Because brake pads are disposable parts that need to be replaced once in a while, it’s worth taking a few minutes to learn about brake pads and how they work.
What is a Brake Pad?
Brake pads work with the rotor to stop your vehicle in a matter of seconds. A brake pad looks like a grinding stone with a metal backing plate. It’s about 8” long, 4” wide, and 3/4” thick.
The metal backing plate is designed to fit into the caliper. The friction material (the part that looks like a grinding stone) is designed to create enough heat and friction with the rotor to stop the vehicle. There are several different kinds of friction material you would find on a brake pad:
- Semi-metallic: made of steel wool or wire, graphite or copper, and fillers
- Non-asbestos organic: composed of fibers, resins, and fillers
- Low-metallic NAO: made of organic materials with a low amount of steel or copper
- Ceramic: made of ceramic fibers, bonding agents, a little bit of metal, and fillers
The friction material on most Ford brake pads is semi-metallic. It’s the best type of brake pad friction material for daily driving because it lasts a long time and it has excellent heat transfer capability.
How Does a Brake Pad Help Stop Your Car?
Your Ford’s disc braking system has a few primary components:
- Brake caliper
- Brake pads
- Brake rotor
The brake caliper is wrapped around the rotor. The caliper holds one brake pad on each side of the rotor. When you apply the brakes, the caliper squeezes the pads inwards. That causes the pads to press against the rotor and create enough heat and friction to either slow down the rotor or bring it to a complete stop. When the rotor stops moving, the wheel it’s attached to stops moving, as well.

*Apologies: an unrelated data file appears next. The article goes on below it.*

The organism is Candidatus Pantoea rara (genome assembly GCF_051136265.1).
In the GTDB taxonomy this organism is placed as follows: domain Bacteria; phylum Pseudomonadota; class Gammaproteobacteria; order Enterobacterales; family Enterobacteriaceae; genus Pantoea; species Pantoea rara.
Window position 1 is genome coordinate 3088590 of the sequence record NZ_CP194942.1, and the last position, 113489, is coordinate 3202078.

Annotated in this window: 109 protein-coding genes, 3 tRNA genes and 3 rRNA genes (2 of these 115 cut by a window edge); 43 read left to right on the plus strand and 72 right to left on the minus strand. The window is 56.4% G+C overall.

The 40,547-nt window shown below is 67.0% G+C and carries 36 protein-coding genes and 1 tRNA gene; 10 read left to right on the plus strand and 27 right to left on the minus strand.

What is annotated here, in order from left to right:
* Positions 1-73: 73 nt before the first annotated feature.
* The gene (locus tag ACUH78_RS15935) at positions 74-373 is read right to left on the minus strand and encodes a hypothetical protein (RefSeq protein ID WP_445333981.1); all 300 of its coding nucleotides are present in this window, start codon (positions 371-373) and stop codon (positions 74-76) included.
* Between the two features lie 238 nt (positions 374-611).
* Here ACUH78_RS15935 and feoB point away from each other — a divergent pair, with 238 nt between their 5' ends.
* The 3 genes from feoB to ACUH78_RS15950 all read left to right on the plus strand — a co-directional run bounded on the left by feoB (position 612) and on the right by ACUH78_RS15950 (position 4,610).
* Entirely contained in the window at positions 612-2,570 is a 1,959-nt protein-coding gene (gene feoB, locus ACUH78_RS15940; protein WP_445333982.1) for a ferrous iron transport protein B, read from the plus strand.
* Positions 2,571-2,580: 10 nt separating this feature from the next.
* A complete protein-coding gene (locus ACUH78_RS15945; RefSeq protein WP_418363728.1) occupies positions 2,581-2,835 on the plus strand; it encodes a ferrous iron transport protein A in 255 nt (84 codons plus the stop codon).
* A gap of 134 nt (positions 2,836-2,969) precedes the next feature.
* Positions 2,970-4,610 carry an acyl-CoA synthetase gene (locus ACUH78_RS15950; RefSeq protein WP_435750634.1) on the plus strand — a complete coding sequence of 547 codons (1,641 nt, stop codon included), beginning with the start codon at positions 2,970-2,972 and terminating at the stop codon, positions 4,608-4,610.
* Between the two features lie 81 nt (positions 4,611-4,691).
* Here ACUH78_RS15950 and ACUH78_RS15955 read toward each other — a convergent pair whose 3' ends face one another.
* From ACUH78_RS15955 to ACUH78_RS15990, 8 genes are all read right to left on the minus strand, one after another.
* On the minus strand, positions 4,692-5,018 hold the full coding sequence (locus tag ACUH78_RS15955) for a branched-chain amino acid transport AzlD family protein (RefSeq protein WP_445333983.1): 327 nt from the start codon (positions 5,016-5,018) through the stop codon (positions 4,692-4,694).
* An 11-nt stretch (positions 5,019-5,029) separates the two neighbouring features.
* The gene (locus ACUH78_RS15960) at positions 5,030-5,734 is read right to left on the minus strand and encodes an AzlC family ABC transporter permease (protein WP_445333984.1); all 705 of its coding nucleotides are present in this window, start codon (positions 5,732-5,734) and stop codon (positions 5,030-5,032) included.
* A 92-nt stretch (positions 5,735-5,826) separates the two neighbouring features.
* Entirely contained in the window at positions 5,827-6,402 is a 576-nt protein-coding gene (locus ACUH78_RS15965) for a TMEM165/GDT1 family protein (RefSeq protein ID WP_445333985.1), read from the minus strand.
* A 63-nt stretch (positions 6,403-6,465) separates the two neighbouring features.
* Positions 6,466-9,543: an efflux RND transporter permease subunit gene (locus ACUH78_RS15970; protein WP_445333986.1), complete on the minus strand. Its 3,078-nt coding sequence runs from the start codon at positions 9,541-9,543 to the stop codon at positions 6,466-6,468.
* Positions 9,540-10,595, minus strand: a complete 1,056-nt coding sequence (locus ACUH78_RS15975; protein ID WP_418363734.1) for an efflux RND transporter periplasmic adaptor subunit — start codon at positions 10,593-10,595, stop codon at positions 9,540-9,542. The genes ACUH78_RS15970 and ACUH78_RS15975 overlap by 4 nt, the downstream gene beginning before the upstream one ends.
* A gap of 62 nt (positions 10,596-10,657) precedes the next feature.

How Often Does a Ford Brake Pad Need to be Replaced?
Image Credit: ChrisFix
As a general rule of thumb, brake pads usually last about 50,000 miles. However, they may last shorter or longer, depending on a few factors:
- Your driving habits
- Whether you primarily drive in stop-and-go traffic or on the highway, which doesn’t require as much braking
- The type of brake pads you use (OEM brake pads last longer than aftermarket brake pads)
The best way to tell when your brake pads are worn is to check the thickness of the friction material. Here’s a great set of instructions on checking the brake pad thickness.
What Happens When You Don’t Replace Your Brake Pads After They Wear Down?
Worn brake pads seriously compromise your Ford’s braking performance. More specifically, there isn’t enough friction material left to stop your car quickly. That means the longer you drive with worn brake pads, the longer your car’s stopping distances get over time. That endangers yourself and others on the road.
Luckily, replacing your Ford’s brake pads is an easy and straightforward process. You can do it yourself by ordering a set of genuine OEM brake pads from us at wholesale pricing and then following this tutorial.